A video featuring self-identified “imperial kludd” Reverend Smith of the Ku Klux Klan group the United Dixie White Knights, in which he spoke in front of a burning cross, made a brief appearance on the web on Wednesday.
“Y’all not going to take down our flag, and we gon’ fight,” he yells in the clip.
The 10-minute-long video, since taken down from YouTube but obtained by Mic, started out as a racist, homophobic and anti-Semitic tirade. Eventually, Smith turns to its number one target: Mississippi Rising, the local coalition of anti-racists who are waging a campaign against the state flag, which still includes the old Confederate battle flag.
On Wednesday, Smith emailed the video to Lea Campbell, the president of the Mississippi Rising Coalition. “The boys are back and we are not backing down,” Smith wrote to Campbell in an email with the video attached. “Call us bigots if you want. But we win in the end.”
Campbell wasn’t surprised — this wasn’t the first time she’d received a video from the Klan, she told Mic in an interview. It was, however, the first time they’d called her out by name. This time, she was angry, and took to Facebook with a message for the KKK.
“You ignorant mf’s can kiss my ass,” Campbell wrote. “You make me laugh. If you think for one second that sending me a video of you in your white hoods and pajamas burning a cross and making threats intimidates me, you obviously have no clue who you’re dealing with.”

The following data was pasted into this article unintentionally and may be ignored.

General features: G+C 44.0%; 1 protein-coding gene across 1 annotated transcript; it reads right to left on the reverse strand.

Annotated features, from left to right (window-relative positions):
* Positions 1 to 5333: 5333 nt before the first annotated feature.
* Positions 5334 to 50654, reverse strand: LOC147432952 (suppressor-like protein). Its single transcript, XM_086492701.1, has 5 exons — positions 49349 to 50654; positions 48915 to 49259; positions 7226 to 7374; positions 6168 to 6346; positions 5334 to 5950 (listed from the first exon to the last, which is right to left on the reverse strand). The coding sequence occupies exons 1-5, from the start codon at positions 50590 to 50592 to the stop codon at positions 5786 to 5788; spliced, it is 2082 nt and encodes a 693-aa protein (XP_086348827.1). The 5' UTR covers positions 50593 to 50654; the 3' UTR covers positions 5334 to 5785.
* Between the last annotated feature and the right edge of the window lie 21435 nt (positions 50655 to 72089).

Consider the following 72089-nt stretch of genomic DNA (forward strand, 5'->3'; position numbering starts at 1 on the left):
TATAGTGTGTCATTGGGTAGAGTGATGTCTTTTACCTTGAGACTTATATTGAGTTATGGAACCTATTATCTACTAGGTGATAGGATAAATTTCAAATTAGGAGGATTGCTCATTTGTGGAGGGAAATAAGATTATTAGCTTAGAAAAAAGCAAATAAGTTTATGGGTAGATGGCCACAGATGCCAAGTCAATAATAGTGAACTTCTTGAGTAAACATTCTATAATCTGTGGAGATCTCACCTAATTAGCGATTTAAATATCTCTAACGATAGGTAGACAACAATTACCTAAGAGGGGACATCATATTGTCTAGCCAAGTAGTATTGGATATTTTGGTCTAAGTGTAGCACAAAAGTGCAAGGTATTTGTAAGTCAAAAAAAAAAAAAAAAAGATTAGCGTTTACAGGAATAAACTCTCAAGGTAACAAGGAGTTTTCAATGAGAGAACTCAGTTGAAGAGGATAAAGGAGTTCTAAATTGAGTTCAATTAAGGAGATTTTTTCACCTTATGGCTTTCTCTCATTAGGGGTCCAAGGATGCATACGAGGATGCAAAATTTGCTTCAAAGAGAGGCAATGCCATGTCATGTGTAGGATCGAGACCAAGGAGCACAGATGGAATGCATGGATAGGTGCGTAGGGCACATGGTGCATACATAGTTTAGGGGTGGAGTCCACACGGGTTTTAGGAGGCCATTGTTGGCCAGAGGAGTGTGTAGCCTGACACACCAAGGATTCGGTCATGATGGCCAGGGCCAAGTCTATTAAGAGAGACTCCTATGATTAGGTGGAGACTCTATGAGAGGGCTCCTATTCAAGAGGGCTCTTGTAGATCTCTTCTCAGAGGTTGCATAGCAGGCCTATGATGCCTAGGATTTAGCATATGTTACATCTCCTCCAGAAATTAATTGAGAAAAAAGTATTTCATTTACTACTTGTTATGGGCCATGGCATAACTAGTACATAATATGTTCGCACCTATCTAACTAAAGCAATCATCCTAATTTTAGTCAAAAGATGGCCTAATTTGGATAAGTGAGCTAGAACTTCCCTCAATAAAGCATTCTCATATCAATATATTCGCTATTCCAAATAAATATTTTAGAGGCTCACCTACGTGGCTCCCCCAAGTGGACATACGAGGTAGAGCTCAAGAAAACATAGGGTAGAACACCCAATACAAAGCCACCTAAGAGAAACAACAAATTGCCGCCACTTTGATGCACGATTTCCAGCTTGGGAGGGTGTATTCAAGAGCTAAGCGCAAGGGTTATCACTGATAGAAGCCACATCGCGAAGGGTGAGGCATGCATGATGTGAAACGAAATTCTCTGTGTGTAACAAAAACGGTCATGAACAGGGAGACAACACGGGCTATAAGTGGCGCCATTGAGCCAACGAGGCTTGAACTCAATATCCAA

Campbell has been singled out by the Klan for her work with Mississippi Rising Coalition, a progressive network of about 400 volunteers founded in April, 2015. The group pushed over two dozen cities and counties to stop flying the state flag. All eight of the state’s public universities followed suit. Recent polling shows future Mississippians could wholly reject the Confederate elements in the state flag. For now, Campbell faces not just intimidation from the Ku Klux Klan, but local and state officials determined to keep the rebel flag flying.
Mississippi is the last state in the U.S. to keep the Confederate battle flag as part of the state flag. No matter how many state legislators condemn the flag, all referendums regarding the state symbol, Campbell said, died in committee. Mississippi Governor Phil Bryant is also the most prominent dues-paying member of the Sons of Confederate Veterans, which holds rallies in support of the state flag.
Stars and bars
In 2001, Mississippi voted to keep the flag untouched, striking down the suggestion of redesigning the flag to replace the small Confederate battle flag with a blue cross and 20 white stars. It wasn’t until white supremacist Dylann Roof walked into a church in Charleston, South Carolina, in June 2015 and killed nine black congregants that there was an overwhelming grassroots effort across the South to do away with the Confederate battle flag as a symbol of pride.